New insights into the mode of action thiazolidinediones (TZDs) class of oral pharmaceuticals for type 2 diabetes are revealed this month in the journal Diabetes. Allison Goldfine and colleagues at the Joslin Diabetes Center in Boston examined muscle and fat tissue from patients with type 2 diabetes before and after they took the TZD drug rosiglitazone. The researchers found that levels of two proteins, Necdin and E2F4, which are important in regulating cell replication, were altered in muscle and fat after two months. “Because the proteins are important in regulating the cell cycle, the findings suggest that TZDs may work, in part, by altering the cell differentiation state, or level of cell maturity. Additionally, the two proteins Necdin and E2F4 may represent new drug targets that may be useful in the future for treatment of patients with diabetes, says Goldfine.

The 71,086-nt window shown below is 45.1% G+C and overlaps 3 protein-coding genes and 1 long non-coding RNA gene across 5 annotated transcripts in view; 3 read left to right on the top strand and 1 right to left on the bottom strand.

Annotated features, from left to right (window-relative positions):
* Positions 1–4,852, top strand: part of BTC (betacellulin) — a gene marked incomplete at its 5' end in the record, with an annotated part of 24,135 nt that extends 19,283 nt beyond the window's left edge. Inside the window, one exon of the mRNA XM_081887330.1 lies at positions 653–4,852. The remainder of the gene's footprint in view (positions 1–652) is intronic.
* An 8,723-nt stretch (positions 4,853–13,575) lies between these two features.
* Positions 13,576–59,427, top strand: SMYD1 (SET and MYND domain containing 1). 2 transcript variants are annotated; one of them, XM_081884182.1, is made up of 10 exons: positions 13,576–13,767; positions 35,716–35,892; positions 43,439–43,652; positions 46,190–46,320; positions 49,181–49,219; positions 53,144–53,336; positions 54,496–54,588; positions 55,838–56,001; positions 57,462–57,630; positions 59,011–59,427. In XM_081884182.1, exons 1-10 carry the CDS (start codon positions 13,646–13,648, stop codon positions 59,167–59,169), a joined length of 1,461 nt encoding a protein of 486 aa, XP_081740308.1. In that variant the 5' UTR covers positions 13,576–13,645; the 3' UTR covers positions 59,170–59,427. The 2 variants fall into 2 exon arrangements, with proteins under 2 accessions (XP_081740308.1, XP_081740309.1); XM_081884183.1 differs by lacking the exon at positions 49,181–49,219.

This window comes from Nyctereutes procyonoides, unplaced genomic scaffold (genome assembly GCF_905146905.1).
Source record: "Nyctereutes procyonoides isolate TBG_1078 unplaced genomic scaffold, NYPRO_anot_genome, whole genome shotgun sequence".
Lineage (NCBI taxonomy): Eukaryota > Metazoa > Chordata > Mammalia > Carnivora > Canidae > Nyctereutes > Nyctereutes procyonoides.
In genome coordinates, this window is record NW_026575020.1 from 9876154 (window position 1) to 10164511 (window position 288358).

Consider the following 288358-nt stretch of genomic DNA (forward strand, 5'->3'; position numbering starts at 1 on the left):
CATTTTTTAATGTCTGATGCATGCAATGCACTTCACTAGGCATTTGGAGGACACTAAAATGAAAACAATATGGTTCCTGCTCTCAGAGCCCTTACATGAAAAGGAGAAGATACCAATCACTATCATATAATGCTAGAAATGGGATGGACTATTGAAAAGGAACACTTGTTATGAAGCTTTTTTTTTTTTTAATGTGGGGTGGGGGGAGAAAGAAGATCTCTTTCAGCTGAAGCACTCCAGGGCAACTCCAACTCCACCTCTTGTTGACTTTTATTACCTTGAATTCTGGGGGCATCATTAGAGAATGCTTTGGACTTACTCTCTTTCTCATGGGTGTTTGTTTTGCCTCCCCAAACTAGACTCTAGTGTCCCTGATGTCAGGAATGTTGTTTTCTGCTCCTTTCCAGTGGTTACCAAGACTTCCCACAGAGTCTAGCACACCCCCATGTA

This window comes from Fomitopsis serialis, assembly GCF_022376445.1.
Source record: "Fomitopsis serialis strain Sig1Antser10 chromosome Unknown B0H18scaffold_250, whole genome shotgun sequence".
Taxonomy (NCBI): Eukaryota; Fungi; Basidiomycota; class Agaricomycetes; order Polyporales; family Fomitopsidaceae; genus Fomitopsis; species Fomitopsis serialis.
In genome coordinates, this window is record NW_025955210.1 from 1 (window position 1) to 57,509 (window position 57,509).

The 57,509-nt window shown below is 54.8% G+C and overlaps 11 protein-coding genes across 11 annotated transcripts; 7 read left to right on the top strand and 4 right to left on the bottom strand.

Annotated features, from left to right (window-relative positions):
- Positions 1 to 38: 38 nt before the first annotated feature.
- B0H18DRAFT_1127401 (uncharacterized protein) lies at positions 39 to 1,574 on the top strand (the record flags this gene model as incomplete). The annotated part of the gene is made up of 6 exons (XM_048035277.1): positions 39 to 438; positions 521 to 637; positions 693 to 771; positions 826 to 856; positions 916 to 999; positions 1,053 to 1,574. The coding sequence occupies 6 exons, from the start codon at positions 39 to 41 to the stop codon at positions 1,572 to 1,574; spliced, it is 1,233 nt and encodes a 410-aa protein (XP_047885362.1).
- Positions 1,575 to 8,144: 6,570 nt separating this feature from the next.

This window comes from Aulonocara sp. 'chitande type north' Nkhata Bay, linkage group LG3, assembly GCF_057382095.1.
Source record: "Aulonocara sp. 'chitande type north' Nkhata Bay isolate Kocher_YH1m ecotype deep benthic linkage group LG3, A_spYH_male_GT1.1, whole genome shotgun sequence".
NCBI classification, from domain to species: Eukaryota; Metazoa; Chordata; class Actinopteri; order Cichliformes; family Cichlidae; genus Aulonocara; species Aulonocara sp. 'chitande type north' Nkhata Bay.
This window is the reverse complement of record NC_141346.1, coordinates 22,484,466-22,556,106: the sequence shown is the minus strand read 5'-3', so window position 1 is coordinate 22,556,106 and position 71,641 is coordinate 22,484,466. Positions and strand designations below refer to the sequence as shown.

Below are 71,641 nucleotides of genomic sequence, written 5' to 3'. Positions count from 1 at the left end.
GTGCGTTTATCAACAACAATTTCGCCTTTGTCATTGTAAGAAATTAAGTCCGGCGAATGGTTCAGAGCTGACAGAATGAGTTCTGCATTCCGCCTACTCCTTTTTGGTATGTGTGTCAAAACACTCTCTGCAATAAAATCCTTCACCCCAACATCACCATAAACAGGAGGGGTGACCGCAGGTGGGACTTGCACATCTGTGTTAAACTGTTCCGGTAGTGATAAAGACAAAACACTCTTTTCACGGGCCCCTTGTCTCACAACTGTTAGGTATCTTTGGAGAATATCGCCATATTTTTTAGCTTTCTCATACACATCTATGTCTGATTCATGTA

Oral solution to diabetes